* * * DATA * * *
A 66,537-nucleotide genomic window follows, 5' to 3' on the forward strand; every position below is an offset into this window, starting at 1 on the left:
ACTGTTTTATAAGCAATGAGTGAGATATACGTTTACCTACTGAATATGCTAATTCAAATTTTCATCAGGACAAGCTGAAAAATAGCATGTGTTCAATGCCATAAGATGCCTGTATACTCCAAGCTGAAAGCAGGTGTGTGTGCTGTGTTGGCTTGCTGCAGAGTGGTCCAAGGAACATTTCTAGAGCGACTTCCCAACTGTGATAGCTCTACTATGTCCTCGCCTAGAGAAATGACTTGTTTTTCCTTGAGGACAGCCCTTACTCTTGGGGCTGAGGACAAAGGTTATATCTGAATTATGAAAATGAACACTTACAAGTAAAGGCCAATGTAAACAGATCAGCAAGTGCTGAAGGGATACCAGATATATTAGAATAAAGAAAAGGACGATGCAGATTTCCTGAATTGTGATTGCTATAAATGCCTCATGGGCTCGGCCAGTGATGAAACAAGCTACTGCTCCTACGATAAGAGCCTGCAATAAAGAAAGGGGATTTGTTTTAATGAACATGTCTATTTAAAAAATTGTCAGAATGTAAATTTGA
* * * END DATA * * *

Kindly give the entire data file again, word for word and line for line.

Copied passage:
A 66,537-nucleotide genomic window follows, 5' to 3' on the forward strand; every position below is an offset into this window, starting at 1 on the left:
ACTGTTTTATAAGCAATGAGTGAGATATACGTTTACCTACTGAATATGCTAATTCAAATTTTCATCAGGACAAGCTGAAAAATAGCATGTGTTCAATGCCATAAGATGCCTGTATACTCCAAGCTGAAAGCAGGTGTGTGTGCTGTGTTGGCTTGCTGCAGAGTGGTCCAAGGAACATTTCTAGAGCGACTTCCCAACTGTGATAGCTCTACTATGTCCTCGCCTAGAGAAATGACTTGTTTTTCCTTGAGGACAGCCCTTACTCTTGGGGCTGAGGACAAAGGTTATATCTGAATTATGAAAATGAACACTTACAAGTAAAGGCCAATGTAAACAGATCAGCAAGTGCTGAAGGGATACCAGATATATTAGAATAAAGAAAAGGACGATGCAGATTTCCTGAATTGTGATTGCTATAAATGCCTCATGGGCTCGGCCAGTGATGAAACAAGCTACTGCTCCTACGATAAGAGCCTGCAATAAAGAAAGGGGATTTGTTTTAATGAACATGTCTATTTAAAAAATTGTCAGAATGTAAATTTGA